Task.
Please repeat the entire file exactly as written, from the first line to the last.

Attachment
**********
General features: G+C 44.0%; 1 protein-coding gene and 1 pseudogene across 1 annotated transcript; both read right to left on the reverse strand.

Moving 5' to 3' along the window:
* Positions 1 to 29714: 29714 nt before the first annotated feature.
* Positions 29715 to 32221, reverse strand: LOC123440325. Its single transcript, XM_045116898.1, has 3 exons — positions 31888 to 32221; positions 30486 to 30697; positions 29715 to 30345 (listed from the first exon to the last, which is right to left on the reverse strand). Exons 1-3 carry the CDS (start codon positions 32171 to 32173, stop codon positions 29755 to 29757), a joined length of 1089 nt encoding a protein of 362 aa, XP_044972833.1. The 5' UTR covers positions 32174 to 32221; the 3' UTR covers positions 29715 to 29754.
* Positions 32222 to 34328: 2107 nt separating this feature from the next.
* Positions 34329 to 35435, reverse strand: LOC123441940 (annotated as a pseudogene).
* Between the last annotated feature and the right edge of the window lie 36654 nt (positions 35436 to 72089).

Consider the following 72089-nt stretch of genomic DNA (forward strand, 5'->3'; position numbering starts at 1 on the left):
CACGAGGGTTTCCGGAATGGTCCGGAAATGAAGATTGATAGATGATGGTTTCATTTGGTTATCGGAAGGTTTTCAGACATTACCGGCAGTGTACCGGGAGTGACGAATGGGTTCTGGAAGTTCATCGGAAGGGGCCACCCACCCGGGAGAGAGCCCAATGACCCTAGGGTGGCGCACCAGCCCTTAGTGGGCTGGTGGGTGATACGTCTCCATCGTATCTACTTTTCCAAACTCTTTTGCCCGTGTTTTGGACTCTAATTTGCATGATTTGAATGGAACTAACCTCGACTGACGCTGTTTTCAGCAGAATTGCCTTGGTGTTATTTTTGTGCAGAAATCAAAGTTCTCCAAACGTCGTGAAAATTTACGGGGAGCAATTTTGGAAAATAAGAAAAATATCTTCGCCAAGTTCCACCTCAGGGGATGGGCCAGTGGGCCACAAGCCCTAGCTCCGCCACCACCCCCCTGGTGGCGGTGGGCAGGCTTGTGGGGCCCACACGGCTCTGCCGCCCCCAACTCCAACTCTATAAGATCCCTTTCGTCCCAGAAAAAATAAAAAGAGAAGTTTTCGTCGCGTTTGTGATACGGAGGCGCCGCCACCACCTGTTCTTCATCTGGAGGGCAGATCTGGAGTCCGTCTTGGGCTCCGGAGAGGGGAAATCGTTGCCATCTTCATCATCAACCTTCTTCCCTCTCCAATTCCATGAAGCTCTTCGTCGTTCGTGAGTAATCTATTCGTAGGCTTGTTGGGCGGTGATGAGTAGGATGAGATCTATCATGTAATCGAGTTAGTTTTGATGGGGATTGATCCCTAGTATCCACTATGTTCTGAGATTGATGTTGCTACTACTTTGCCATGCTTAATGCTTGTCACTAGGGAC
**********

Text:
General features: G+C 44.0%; 1 protein-coding gene and 1 pseudogene across 1 annotated transcript; both read right to left on the reverse strand.

Moving 5' to 3' along the window:
* Positions 1 to 29714: 29714 nt before the first annotated feature.
* Positions 29715 to 32221, reverse strand: LOC123440325. Its single transcript, XM_045116898.1, has 3 exons — positions 31888 to 32221; positions 30486 to 30697; positions 29715 to 30345 (listed from the first exon to the last, which is right to left on the reverse strand). Exons 1-3 carry the CDS (start codon positions 32171 to 32173, stop codon positions 29755 to 29757), a joined length of 1089 nt encoding a protein of 362 aa, XP_044972833.1. The 5' UTR covers positions 32174 to 32221; the 3' UTR covers positions 29715 to 29754.
* Positions 32222 to 34328: 2107 nt separating this feature from the next.
* Positions 34329 to 35435, reverse strand: LOC123441940 (annotated as a pseudogene).
* Between the last annotated feature and the right edge of the window lie 36654 nt (positions 35436 to 72089).

Consider the following 72089-nt stretch of genomic DNA (forward strand, 5'->3'; position numbering starts at 1 on the left):
CACGAGGGTTTCCGGAATGGTCCGGAAATGAAGATTGATAGATGATGGTTTCATTTGGTTATCGGAAGGTTTTCAGACATTACCGGCAGTGTACCGGGAGTGACGAATGGGTTCTGGAAGTTCATCGGAAGGGGCCACCCACCCGGGAGAGAGCCCAATGACCCTAGGGTGGCGCACCAGCCCTTAGTGGGCTGGTGGGTGATACGTCTCCATCGTATCTACTTTTCCAAACTCTTTTGCCCGTGTTTTGGACTCTAATTTGCATGATTTGAATGGAACTAACCTCGACTGACGCTGTTTTCAGCAGAATTGCCTTGGTGTTATTTTTGTGCAGAAATCAAAGTTCTCCAAACGTCGTGAAAATTTACGGGGAGCAATTTTGGAAAATAAGAAAAATATCTTCGCCAAGTTCCACCTCAGGGGATGGGCCAGTGGGCCACAAGCCCTAGCTCCGCCACCACCCCCCTGGTGGCGGTGGGCAGGCTTGTGGGGCCCACACGGCTCTGCCGCCCCCAACTCCAACTCTATAAGATCCCTTTCGTCCCAGAAAAAATAAAAAGAGAAGTTTTCGTCGCGTTTGTGATACGGAGGCGCCGCCACCACCTGTTCTTCATCTGGAGGGCAGATCTGGAGTCCGTCTTGGGCTCCGGAGAGGGGAAATCGTTGCCATCTTCATCATCAACCTTCTTCCCTCTCCAATTCCATGAAGCTCTTCGTCGTTCGTGAGTAATCTATTCGTAGGCTTGTTGGGCGGTGATGAGTAGGATGAGATCTATCATGTAATCGAGTTAGTTTTGATGGGGATTGATCCCTAGTATCCACTATGTTCTGAGATTGATGTTGCTACTACTTTGCCATGCTTAATGCTTGTCACTAGGGAC